Provost Brian Blake recently floated the idea of raising the minimum grade point average required to continue receiving merit aid. That could bring the University more in line with its peer schools, but officials must ensure the policy is fair.
If it is not implemented properly, the proposed policy could disregard differences in academic rigor and bring difficulties to low-income families. Schools with more difficult classes could have a harder time keeping up a higher GPA, while poorer families could struggle to foot the tuition bill without merit aid. Officials must consider these factors to ensure low-income students and students taking difficult courses are not unfairly affected by the policy.
The minimum GPA to keep the presidential scholarship is currently a 2.0. This requirement is the same across all 10 schools, even though not all majors are the same difficulty. Being a student in the Columbian College of Arts and Sciences is not academically the same as being a student in the School of Engineering and Applied Science. Different programs across different schools might be more or less academically challenging than others. Varying academic rigor means raising the GPA requirements could unfairly strip scholarship money away from students who are performing just as well as their peers but are taking more difficult courses. The University should consider requiring different GPAs for students to maintain their merit award.
Given that the presidential academic scholarship is up to $25,000 each year for up to 10 semesters, losing the scholarship would make some students financially insecure. Low-income students would be hit especially hard, and one semester of bad academic standing should not mean they can no longer pay for school. Administrators should also ensure that raising academic standards does not disproportionately affect low-income students.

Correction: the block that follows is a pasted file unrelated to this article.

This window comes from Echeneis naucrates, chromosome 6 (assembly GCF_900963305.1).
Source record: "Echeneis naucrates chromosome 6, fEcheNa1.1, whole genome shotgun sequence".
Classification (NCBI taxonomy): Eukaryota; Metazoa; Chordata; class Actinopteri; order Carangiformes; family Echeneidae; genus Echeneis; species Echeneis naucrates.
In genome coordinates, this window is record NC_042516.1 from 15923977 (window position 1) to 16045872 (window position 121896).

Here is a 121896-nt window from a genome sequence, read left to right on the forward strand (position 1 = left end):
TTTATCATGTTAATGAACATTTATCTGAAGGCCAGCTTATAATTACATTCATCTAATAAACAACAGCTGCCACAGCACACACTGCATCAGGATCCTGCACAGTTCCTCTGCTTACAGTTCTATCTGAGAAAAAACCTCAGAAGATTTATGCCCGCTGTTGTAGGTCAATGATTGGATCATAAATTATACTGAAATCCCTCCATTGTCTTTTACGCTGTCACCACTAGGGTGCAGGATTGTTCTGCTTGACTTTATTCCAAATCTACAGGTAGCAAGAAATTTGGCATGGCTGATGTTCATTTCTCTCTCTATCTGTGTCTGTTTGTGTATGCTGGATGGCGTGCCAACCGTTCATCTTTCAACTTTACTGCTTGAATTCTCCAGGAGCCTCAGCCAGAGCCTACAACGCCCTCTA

Blake had proposed bringing the required GPA up to a 2.7 per semester, which is above average grades. A 2.0 GPA, the current minimum, converts to a C, which is traditionally considered to be an average grade. A 2.7, meanwhile, equates to a B-, which has no special characteristic beyond just being higher than average. It is not far-fetched that students be required to achieve above-average grades to receive merit aid – after all, the award is given to students who perform exceptionally well academically. But what is considered to be above average might differ across schools.
The University Honors Program could help address these concerns. Students in the program must have a clear, probable path to having a GPA of 3.0 by the time they graduate. This is a policy that is not necessarily enforced with an iron fist – it is far easier for special circumstances like family matters, mental health or physical health to be taken into account if a student falls short one semester.
Merit aid cannot operate on the exact same system, because the University can take honors away from graduating students, but they cannot take away aid that was already granted. Still, the honors system does allow for a grace period, so students do not lose out in one semester when their GPA lags behind. If the GPA requirements for merit aid were raised, instituting a semester- or year-long grace period in which students keep their aid would give them time to catch up or deal with special circumstances.
Officials are right to want to align the University with its peers. It makes us a better institution and ensures we are keeping up with best practices. But the University should consider how students in more academically challenging schools and low-income students would be negatively affected by the proposed policy.
Andrew Sugrue, a sophomore majoring in political science, is a columnist.